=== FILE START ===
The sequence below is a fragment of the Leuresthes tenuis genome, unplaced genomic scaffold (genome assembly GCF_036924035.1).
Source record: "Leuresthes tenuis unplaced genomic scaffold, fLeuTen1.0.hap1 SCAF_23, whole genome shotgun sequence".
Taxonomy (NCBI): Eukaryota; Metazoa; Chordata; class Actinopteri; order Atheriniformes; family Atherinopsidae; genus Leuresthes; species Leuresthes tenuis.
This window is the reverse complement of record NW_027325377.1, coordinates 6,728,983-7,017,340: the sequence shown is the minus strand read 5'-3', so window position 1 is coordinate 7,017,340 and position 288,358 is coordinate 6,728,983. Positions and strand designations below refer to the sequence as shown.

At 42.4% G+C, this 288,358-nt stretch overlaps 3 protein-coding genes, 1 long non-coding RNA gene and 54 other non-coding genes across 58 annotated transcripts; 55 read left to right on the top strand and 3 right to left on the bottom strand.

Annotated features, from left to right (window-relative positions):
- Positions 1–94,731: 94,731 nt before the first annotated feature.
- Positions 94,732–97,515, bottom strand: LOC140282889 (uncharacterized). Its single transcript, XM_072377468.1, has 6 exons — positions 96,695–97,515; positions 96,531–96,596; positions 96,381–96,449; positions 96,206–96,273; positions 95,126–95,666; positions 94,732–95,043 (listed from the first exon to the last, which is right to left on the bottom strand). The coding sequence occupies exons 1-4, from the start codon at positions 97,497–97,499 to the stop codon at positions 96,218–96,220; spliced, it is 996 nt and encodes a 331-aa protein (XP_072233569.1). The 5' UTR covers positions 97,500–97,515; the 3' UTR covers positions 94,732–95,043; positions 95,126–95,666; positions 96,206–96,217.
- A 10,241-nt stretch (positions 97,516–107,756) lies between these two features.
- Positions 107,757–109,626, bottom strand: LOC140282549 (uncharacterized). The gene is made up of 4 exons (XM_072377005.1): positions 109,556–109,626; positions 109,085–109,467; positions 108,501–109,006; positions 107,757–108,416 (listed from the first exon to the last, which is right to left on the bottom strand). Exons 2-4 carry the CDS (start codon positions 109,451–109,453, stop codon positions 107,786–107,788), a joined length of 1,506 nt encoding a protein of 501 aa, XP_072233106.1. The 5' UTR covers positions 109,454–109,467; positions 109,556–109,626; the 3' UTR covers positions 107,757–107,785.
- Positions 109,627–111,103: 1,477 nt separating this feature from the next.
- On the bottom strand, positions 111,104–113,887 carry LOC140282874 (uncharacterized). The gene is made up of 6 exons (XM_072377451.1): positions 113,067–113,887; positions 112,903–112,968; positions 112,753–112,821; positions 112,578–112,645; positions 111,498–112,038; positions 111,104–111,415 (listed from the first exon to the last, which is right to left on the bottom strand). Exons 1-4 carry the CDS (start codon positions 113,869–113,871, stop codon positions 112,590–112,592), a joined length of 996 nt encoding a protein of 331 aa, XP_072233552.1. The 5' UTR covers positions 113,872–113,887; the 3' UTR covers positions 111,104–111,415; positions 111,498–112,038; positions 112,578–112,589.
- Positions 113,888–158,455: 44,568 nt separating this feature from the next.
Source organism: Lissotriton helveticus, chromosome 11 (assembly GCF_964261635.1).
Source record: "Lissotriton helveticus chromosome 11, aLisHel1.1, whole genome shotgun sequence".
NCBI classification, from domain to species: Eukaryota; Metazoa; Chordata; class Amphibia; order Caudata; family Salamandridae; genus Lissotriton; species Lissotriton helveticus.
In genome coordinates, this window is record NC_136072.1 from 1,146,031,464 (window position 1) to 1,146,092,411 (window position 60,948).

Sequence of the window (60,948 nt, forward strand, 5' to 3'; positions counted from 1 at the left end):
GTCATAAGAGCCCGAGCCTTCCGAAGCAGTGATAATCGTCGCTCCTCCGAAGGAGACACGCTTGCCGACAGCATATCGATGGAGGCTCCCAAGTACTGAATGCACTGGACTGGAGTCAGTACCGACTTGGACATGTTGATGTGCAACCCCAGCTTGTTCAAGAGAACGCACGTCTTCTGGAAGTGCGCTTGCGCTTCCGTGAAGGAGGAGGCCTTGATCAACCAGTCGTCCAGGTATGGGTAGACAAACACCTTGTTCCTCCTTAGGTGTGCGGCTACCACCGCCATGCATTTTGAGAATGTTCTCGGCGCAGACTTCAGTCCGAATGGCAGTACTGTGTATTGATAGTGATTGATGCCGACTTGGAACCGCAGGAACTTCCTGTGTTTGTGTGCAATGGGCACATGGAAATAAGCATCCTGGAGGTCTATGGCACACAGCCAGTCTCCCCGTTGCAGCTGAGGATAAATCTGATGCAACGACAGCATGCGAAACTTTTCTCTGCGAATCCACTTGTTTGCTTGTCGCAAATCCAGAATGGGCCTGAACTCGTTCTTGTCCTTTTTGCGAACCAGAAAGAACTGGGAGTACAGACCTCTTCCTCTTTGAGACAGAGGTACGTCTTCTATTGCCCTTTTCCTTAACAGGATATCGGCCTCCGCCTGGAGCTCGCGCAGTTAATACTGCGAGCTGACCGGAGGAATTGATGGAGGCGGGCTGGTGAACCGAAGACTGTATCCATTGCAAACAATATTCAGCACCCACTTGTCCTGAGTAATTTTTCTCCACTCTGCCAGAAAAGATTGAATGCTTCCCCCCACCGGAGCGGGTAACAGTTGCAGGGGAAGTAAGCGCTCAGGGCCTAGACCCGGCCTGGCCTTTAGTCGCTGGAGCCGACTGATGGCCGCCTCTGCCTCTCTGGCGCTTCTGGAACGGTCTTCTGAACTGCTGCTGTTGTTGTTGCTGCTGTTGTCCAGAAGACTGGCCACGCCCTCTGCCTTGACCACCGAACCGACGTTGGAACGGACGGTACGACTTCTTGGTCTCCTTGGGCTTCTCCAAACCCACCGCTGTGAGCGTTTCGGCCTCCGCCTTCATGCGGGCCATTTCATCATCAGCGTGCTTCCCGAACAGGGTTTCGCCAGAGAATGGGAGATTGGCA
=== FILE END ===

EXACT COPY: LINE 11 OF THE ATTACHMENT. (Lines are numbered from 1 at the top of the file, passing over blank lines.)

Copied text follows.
- Positions 109,627–111,103: 1,477 nt separating this feature from the next.